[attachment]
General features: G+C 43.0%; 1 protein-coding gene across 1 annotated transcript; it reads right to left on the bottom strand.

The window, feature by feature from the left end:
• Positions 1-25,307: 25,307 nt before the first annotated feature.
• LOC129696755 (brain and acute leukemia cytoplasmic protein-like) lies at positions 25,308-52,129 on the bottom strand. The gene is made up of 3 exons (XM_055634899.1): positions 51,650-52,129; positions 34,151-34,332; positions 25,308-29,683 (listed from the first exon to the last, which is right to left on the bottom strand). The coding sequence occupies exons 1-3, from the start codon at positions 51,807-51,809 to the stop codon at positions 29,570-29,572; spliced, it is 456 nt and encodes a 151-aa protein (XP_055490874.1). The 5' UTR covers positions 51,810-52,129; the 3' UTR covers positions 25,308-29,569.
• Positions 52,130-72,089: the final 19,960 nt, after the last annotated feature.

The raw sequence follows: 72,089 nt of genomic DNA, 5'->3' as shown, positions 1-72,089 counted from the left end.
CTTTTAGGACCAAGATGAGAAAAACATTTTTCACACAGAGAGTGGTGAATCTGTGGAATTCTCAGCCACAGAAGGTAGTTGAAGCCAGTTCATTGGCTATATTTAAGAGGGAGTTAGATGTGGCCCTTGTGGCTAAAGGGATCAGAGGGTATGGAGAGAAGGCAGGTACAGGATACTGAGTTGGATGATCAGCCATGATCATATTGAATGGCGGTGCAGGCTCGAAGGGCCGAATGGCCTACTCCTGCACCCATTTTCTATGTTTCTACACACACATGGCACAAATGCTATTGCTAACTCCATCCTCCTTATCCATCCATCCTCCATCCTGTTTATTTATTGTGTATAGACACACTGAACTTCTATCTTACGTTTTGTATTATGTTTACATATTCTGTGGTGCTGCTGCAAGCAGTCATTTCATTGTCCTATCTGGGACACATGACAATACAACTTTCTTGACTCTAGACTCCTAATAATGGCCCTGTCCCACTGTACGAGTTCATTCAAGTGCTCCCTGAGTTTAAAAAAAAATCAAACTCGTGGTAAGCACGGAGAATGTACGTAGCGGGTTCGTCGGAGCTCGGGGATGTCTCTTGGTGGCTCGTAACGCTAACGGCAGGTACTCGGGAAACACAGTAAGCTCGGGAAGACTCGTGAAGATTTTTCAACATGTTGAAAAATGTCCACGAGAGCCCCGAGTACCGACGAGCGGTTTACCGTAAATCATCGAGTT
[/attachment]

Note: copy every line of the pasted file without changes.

General features: G+C 43.0%; 1 protein-coding gene across 1 annotated transcript; it reads right to left on the bottom strand.

The window, feature by feature from the left end:
• Positions 1-25,307: 25,307 nt before the first annotated feature.
• LOC129696755 (brain and acute leukemia cytoplasmic protein-like) lies at positions 25,308-52,129 on the bottom strand. The gene is made up of 3 exons (XM_055634899.1): positions 51,650-52,129; positions 34,151-34,332; positions 25,308-29,683 (listed from the first exon to the last, which is right to left on the bottom strand). The coding sequence occupies exons 1-3, from the start codon at positions 51,807-51,809 to the stop codon at positions 29,570-29,572; spliced, it is 456 nt and encodes a 151-aa protein (XP_055490874.1). The 5' UTR covers positions 51,810-52,129; the 3' UTR covers positions 25,308-29,569.
• Positions 52,130-72,089: the final 19,960 nt, after the last annotated feature.

The raw sequence follows: 72,089 nt of genomic DNA, 5'->3' as shown, positions 1-72,089 counted from the left end.
CTTTTAGGACCAAGATGAGAAAAACATTTTTCACACAGAGAGTGGTGAATCTGTGGAATTCTCAGCCACAGAAGGTAGTTGAAGCCAGTTCATTGGCTATATTTAAGAGGGAGTTAGATGTGGCCCTTGTGGCTAAAGGGATCAGAGGGTATGGAGAGAAGGCAGGTACAGGATACTGAGTTGGATGATCAGCCATGATCATATTGAATGGCGGTGCAGGCTCGAAGGGCCGAATGGCCTACTCCTGCACCCATTTTCTATGTTTCTACACACACATGGCACAAATGCTATTGCTAACTCCATCCTCCTTATCCATCCATCCTCCATCCTGTTTATTTATTGTGTATAGACACACTGAACTTCTATCTTACGTTTTGTATTATGTTTACATATTCTGTGGTGCTGCTGCAAGCAGTCATTTCATTGTCCTATCTGGGACACATGACAATACAACTTTCTTGACTCTAGACTCCTAATAATGGCCCTGTCCCACTGTACGAGTTCATTCAAGTGCTCCCTGAGTTTAAAAAAAAATCAAACTCGTGGTAAGCACGGAGAATGTACGTAGCGGGTTCGTCGGAGCTCGGGGATGTCTCTTGGTGGCTCGTAACGCTAACGGCAGGTACTCGGGAAACACAGTAAGCTCGGGAAGACTCGTGAAGATTTTTCAACATGTTGAAAAATGTCCACGAGAGCCCCGAGTACCGACGAGCGGTTTACCGTAAATCATCGAGTT